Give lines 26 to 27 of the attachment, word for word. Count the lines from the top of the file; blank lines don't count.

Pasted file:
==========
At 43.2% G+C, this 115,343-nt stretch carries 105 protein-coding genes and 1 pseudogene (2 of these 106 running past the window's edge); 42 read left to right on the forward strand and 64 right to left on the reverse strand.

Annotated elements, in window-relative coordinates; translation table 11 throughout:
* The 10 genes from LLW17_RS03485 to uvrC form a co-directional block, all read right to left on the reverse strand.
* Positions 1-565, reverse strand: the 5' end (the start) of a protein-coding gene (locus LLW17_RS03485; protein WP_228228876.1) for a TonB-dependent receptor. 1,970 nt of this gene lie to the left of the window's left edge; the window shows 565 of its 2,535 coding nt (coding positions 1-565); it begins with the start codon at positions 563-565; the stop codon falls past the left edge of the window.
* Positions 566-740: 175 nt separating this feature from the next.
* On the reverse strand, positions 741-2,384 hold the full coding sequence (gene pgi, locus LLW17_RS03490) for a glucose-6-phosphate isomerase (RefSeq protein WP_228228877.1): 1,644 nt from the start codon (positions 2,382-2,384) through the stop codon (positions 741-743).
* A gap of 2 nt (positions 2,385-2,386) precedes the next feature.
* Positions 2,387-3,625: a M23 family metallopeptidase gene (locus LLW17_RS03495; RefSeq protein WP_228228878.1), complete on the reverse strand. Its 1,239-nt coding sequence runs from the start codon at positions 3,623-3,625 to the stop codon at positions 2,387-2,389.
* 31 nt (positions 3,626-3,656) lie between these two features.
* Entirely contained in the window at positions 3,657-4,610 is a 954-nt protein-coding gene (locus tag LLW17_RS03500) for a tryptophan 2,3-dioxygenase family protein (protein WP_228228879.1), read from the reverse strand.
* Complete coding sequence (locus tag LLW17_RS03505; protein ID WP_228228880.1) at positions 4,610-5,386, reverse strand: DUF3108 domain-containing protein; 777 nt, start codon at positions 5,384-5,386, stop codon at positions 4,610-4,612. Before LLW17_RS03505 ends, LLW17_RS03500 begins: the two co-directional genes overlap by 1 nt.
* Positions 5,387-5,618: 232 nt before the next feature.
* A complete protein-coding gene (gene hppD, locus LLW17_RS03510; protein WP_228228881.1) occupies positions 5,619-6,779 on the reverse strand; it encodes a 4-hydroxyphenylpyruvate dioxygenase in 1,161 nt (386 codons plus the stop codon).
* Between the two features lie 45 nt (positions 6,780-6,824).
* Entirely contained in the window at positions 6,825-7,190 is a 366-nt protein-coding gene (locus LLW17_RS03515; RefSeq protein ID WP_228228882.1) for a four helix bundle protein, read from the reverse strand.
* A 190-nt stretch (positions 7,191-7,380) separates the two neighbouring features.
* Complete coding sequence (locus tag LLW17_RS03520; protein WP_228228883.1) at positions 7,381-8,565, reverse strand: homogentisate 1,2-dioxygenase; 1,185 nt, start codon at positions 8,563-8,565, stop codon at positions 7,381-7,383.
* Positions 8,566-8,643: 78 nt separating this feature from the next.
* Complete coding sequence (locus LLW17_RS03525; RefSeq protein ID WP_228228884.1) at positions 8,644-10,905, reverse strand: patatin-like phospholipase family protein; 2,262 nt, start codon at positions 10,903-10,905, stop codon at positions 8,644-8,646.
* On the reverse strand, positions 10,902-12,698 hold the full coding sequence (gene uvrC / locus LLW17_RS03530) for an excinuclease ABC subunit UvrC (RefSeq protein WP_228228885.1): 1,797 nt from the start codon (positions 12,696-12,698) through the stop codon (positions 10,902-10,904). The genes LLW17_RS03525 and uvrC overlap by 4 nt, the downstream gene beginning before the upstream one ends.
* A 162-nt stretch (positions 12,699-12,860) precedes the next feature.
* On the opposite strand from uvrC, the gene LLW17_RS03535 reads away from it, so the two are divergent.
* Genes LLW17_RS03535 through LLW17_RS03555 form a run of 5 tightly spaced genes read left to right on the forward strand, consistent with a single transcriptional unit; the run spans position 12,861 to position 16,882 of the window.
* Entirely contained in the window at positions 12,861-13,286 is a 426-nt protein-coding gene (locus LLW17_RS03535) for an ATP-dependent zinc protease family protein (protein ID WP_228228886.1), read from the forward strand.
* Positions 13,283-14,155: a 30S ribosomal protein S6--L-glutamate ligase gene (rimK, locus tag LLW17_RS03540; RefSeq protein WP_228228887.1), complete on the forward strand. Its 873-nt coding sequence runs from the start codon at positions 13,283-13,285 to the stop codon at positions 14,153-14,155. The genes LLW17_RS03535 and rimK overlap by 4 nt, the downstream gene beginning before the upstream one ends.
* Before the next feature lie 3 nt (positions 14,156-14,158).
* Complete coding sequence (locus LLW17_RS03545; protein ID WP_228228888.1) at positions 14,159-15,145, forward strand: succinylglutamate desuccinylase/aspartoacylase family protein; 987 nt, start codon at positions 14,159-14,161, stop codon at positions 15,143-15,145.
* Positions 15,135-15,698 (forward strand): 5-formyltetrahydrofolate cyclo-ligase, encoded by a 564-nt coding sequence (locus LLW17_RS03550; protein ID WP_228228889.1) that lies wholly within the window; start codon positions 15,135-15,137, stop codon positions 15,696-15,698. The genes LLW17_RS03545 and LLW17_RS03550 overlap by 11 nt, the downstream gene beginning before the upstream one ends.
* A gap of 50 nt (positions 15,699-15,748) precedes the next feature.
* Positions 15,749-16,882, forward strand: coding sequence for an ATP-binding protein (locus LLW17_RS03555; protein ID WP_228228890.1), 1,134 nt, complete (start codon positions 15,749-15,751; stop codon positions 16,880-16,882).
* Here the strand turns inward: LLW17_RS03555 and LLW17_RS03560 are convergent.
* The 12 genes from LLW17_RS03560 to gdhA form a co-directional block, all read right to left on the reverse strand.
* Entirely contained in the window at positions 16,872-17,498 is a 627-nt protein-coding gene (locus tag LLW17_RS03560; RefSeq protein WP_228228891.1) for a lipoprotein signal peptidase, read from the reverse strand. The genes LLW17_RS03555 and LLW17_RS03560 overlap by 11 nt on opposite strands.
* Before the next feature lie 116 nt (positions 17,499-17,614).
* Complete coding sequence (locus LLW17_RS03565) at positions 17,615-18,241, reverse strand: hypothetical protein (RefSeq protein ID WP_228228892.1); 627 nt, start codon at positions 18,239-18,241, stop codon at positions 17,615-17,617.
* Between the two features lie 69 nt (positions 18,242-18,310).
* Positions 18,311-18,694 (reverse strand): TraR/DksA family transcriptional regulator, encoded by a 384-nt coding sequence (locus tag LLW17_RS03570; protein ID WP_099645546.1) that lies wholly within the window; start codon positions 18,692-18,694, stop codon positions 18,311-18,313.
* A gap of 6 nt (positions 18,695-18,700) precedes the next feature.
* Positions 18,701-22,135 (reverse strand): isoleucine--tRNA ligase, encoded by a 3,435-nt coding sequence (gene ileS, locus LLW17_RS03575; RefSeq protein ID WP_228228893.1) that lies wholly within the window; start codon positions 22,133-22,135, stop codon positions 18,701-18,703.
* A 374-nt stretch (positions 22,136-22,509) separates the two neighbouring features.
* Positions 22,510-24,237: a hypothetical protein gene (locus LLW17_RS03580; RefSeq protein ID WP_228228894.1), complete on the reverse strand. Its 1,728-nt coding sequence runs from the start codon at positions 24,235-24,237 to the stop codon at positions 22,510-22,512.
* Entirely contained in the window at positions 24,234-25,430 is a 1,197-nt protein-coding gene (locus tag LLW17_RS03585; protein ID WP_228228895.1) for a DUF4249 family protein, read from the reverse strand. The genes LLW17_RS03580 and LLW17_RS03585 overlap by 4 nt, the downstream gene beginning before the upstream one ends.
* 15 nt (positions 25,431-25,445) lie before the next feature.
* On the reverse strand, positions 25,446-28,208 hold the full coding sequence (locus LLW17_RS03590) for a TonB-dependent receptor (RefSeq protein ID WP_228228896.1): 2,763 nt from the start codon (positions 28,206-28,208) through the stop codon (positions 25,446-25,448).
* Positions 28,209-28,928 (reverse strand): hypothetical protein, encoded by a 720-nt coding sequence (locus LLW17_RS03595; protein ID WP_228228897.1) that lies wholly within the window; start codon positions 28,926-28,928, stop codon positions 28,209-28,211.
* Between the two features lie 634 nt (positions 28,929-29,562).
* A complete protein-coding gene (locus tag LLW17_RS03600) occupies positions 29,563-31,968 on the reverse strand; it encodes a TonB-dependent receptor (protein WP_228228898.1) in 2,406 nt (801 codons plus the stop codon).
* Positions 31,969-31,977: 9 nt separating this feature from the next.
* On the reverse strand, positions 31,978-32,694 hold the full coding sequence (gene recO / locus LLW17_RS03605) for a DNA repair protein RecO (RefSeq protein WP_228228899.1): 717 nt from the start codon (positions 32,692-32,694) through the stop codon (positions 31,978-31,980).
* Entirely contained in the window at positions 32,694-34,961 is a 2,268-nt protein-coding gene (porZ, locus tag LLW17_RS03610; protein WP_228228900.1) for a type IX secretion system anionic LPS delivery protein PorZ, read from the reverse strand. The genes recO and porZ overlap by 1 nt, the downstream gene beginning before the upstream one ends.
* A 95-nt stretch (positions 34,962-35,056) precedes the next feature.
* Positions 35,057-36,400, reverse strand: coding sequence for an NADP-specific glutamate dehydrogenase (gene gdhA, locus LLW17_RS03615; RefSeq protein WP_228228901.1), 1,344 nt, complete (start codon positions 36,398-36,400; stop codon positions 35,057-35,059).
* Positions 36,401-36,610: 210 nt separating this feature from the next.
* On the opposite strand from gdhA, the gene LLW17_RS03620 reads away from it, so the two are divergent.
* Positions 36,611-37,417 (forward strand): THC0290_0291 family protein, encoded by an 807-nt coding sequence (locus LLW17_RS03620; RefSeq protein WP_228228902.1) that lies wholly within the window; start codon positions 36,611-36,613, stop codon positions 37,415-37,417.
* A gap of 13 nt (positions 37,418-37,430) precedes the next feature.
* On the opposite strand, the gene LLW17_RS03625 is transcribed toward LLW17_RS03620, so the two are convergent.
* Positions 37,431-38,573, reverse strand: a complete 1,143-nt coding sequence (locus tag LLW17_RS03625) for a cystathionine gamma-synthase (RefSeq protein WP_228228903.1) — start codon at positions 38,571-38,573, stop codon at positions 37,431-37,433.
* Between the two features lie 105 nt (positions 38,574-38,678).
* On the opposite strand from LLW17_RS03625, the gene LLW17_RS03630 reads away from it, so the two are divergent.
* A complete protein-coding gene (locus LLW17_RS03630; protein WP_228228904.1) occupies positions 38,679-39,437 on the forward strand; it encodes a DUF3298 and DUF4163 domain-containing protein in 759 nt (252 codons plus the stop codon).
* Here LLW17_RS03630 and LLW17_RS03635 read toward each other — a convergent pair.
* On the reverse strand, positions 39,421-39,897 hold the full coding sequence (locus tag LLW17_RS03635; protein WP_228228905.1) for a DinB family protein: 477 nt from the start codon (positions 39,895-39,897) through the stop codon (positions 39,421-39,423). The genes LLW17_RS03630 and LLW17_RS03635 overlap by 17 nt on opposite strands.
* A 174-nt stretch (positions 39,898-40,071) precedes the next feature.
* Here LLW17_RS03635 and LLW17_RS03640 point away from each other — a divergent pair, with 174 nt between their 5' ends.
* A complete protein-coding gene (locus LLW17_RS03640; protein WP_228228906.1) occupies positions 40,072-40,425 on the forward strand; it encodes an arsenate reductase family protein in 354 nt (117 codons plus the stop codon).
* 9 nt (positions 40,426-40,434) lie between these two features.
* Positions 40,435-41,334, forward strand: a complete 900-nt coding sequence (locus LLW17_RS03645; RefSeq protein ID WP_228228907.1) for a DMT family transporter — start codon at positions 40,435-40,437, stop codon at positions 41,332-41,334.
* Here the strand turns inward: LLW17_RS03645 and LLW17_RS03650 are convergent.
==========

* Before the next feature lie 3 nt (positions 14,156-14,158).
* Complete coding sequence (locus LLW17_RS03545; protein ID WP_228228888.1) at positions 14,159-15,145, forward strand: succinylglutamate desuccinylase/aspartoacylase family protein; 987 nt, start codon at positions 14,159-14,161, stop codon at positions 15,143-15,145.